BEDMINSTER — Another 90.17 acres of land in the township will never be developed. 

A conservation easement agreement of sale for the property, which is owned by Blue Rock Corporation, was approved at the Jan. 8 Bedminster Township Board of Supervisors meeting. Conservation easements essentially purchase the development rights. The property owner continues to own the land, which can be used for agricultural purposes, but the property cannot be developed. 

"It has frontage on [Route] 313 and also on [Route] 113," Township Manager Rich Schilling said. "It's a beautiful parcel. It seals off the township in that area."

The total cost for the conservation easement will be $1,362,380.33, he said, with $541,020.33 to be paid by the state, $541,020 by Bucks County, $180,340 ($2,000 per acre) by Bedminster Township, and $100,000 by the Heritage Conservancy.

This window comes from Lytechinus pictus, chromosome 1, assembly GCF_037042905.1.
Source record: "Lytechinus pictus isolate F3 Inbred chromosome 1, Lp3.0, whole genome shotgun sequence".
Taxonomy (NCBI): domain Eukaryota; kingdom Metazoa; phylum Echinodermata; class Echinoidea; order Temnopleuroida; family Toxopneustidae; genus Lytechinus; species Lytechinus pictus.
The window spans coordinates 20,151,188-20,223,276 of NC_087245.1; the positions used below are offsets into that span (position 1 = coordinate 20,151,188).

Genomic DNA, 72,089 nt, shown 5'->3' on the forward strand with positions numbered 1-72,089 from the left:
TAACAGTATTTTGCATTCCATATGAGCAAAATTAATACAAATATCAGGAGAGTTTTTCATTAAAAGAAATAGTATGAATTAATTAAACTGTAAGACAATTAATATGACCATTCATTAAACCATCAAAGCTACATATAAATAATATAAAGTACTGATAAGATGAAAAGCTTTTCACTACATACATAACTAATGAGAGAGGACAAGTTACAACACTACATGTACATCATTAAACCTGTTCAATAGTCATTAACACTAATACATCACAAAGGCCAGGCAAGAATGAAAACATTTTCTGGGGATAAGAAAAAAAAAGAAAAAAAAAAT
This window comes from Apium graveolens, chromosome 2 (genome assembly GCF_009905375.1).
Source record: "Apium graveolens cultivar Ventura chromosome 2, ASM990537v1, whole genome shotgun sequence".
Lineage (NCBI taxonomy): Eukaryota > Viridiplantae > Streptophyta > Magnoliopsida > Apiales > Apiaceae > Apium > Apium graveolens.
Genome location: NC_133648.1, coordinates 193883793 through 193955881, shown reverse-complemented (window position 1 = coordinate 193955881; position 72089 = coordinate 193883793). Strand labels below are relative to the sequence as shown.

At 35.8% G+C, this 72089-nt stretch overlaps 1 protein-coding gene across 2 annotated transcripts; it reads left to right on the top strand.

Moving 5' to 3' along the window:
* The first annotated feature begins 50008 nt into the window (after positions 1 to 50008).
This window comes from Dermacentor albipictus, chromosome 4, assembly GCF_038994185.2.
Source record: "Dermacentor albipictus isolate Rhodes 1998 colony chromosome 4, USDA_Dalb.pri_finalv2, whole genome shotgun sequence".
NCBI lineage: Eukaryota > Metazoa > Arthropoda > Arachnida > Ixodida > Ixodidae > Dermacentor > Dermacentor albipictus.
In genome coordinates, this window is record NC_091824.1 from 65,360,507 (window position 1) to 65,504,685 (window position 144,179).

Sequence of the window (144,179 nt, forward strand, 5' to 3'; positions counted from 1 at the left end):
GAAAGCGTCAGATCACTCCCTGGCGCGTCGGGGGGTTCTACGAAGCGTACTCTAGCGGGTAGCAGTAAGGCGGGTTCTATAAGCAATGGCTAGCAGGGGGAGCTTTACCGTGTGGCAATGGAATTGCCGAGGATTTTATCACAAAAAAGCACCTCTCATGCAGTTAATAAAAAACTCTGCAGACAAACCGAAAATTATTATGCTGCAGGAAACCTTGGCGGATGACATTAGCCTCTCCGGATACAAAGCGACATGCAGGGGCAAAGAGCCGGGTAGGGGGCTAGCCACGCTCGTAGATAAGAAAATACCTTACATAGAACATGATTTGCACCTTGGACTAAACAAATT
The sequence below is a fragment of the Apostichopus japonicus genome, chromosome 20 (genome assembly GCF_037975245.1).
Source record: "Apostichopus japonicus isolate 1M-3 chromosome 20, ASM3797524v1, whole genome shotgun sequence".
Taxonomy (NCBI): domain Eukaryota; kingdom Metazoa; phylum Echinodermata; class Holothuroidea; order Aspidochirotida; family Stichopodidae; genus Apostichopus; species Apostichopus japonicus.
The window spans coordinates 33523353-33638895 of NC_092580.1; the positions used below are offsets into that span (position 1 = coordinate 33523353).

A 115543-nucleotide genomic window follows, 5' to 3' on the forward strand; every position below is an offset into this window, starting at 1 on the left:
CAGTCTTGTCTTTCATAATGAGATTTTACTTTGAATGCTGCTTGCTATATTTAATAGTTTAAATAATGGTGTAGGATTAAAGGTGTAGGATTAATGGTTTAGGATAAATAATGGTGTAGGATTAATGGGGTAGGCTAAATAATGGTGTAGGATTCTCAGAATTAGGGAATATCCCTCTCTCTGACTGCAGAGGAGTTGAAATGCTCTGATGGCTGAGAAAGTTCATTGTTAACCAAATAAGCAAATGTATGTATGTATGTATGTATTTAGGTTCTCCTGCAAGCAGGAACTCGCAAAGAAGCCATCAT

There are an additional about six acres of land not included in the conservation easement, board Chairman Glenn Wismer said. 

That portion of the property is for a farmhouse and outbuildings; there was also talk about the possibility of it being used for horse-related activities, but nothing has been set in stone, Schilling said. 

It's important to the township that the property be preserved, he said.

"This is a piece of ground that for how long, 15-20 years, people have been coming in asking for it to be rezoned," said John Rice, the township's solicitor.

The proposals included high density housing and an over 55 development, he said.

In another matter at the meeting, Bedminster Township Police Off. Nicholas Virnelson, the department's officer in charge while Chief Mark Ofner is out for a knee replacement, said the department had 3,358 calls in 2019, which was 526 more than in 2018. 

"We had an increase of 26 drug arrests compared to 2018. That put us at 51, and in 2018 we had 25," Virnelson said. 

In 2019, the department made 15 driving under the influence arrests, compared to 10 in 2018, he said. 

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